Butler v. Minor
MEMORANDUM AND ORDER: IT IS HEREBY ORDERED that the petition for writ of habeas corpus is DISMISSED, and this action is DISMISSED. An Order of Dismissal will be filed separately. Signed by District Judge Rodney W. Sippel on 4/17/15. (JWD)
UNITED STATES DISTRICT COURT
EASTERN DISTRICT OF MISSOURI
No. 4:15CV413 RWS
MEMORANDUM AND ORDER
Eric Butler petitions the Court for a writ of habeas corpus under 28 U.S.C. § 2254. The
motion is untimely. As a result, it is summarily dismissed. See 28 U.S.C. § 2254, Rule 4.
On July 26, 2010, Butler pled guilty to one count of first-degree statutory sodomy and
one count of first-degree statutory rape. On September 7, 2010, the court sentenced him to
twelve years’ imprisonment. Missouri v. Butler, No. 09SL-CR02359-01 (St. Lois County).
Butler did not file an appeal. Nor did he file a timely Rule 24.035 motion. See Butler v. Minor,
No. 14RA-CV00417 (Randolph County).
On May 2, 2014, Butler filed a general petition for writ of habeas corpus in the Randolph
County Circuit Court. Id. Butler alleged, as he does in this case, that he was actually innocent of
the crime because a medical examination, performed several months after he committed the
statutory rape, “showed no signs of recent or healed penetrating injury.” Id. (Pet’r Ex. filed May
2, 2014). The exhibit further stated, “This cannot rule out sexual touch, which did not injure the
child or prior superficial trauma which is now completely healed.”
The habeas court denied the petition as procedurally barred. Id. (Mem., Order, and J.
filed Dec. 24, 2014). Alternatively, the court found the petition to be meritless, stating, “Butler
does not present a true claim of actual innocence; Butler’s claim is that he is actually innocent of
first-degree sodomy and first-degree statutory rape because there was no ‘corpus delicti’ of his
crimes. . . Butler does not put forth new evidence of actual innocence, Butler is making a claim
of legal innocence, not actual innocence . . .” Id.
In the instant petition, Butler again states that he is actually innocent because there was
no corpus delicti. Butler claims his new evidence is the same medical report stated above, which
was known to his attorney at the time of trial. Butler claims that the procedural hurdles should
be set aside because this evidence was withheld from him by the prosecutor and his attorney.
In McQuiggin v.Perkins, the Supreme Court recently held that a showing of actual
innocence works to “overcome” AEDPA’s statute of limitations, and not simply to excuse late
filing. ––– U.S. ––––, 133 S.Ct. 1924, 1930–31 (2013). When faced with a “convincing” actualinnocence claim, McQuiggin makes clear, a court cannot consider a petition’s untimeliness as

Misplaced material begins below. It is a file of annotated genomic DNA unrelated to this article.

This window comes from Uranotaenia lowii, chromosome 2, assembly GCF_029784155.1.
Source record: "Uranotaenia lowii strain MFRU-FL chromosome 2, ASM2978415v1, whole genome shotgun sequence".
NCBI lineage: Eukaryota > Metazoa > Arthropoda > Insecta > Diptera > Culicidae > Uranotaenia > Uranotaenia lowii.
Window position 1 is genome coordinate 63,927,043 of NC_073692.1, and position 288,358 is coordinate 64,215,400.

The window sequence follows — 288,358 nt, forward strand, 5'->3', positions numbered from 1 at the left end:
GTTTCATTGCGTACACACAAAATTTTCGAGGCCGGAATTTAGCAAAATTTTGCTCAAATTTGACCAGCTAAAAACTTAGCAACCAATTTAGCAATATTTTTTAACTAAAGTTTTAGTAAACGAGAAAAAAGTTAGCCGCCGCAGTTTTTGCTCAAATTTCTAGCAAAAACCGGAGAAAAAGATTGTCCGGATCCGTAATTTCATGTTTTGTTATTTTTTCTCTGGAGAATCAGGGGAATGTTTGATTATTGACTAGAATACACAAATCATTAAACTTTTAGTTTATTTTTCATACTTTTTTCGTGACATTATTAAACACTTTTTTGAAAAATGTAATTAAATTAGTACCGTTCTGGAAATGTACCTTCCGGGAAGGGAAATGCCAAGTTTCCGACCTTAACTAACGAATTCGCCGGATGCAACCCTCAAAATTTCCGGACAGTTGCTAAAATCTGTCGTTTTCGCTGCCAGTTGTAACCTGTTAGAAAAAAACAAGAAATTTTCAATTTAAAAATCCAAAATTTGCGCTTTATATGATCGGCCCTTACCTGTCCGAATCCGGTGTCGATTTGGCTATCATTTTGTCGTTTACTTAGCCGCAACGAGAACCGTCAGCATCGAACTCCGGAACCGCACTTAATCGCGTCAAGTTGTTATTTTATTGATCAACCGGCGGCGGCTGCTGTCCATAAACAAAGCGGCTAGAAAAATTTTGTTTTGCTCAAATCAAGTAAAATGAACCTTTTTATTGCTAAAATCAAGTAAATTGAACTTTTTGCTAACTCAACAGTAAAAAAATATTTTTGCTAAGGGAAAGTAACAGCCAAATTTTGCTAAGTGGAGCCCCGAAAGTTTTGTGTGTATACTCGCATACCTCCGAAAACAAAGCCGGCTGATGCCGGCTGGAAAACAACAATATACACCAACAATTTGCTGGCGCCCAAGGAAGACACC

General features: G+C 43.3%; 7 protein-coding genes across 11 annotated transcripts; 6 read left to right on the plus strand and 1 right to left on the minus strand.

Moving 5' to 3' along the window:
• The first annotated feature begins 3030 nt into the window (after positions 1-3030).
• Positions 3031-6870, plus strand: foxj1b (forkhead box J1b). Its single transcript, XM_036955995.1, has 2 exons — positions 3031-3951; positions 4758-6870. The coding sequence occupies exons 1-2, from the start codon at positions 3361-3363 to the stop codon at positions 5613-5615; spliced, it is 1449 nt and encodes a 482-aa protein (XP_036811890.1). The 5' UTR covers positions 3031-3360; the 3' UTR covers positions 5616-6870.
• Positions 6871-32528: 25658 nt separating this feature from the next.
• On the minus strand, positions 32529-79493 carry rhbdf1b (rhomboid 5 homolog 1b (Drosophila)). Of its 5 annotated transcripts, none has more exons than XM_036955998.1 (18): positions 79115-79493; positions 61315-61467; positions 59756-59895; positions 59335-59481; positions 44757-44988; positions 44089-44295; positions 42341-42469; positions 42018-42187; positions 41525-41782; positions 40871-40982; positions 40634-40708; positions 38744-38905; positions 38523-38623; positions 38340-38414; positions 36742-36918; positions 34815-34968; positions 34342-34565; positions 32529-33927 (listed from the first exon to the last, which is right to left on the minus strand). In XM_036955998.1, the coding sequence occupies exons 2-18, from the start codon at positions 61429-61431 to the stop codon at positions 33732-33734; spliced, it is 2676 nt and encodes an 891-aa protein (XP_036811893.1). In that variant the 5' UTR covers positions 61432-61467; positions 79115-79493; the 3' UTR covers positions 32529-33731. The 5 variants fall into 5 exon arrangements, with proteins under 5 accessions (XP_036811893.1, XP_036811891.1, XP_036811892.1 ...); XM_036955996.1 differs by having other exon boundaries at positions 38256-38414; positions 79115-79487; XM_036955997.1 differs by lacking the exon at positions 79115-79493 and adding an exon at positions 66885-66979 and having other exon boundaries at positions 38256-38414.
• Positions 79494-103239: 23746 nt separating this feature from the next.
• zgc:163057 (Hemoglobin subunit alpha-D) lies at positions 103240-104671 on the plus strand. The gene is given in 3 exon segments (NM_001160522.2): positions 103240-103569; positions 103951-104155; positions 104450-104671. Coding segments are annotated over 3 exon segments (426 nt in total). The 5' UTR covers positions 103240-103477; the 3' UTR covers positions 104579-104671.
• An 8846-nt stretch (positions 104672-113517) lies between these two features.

“an absolute barrier to relief.” Id. at 1928. Although a petitioner who asserts a convincing
actual-innocence claim does not have to “prove diligence to cross a federal court’s threshold,”
timing remains “a factor relevant in evaluating the reliability of a petitioner’s proof of
Id. at 1935 (“Unexplained delay in presenting new evidence bears on the
determination whether the petitioner has made the requisite showing.”).
“To establish the
requisite probability [of actual innocence], the petitioner must show that it is more likely than not
that no reasonable juror would have convicted him in the light of the new evidence. Schlup v.
Delo, 513 U.S. 298, 327 (1995).
Butler’s actual innocence claim does not make the requisite probability showing under
Schlup. The medical report in question explicitly states that it does not disprove sexual touch.
Moreover, petitioner pled guilty to the crimes. Moreover, Butler has not and cannot show that he
was diligent in presenting this evidence to the Court. The medical report is not new evidence. It
was available to him before he pled guilty. Even if his lawyer withheld it from him, he could
have requested a copy of the court file from the clerk several years ago. As a result, petitioner’s
claims do not “overcome” the limitations period in 28 U.S.C. § 2244(d).
limitations period expired more than four years ago.
The Court allowed petitioner to show cause why the action should not be dismissed as
Petitioner did not state any grounds that might entitle him to circumvent the
Finally, petitioner has failed to demonstrate that jurists of reason would find it debatable
whether the petition is untimely. Thus, the Court will not issue a certificate of appealability. 28
U.S.C. § 2253(c).
IT IS HEREBY ORDERED that the petition for writ of habeas corpus is DISMISSED,
and this action is DISMISSED.
An Order of Dismissal will be filed separately.
Dated this 17th day of April, 2015.
RODNEY W. SIPPEL
UNITED STATES DISTRICT JUDGE
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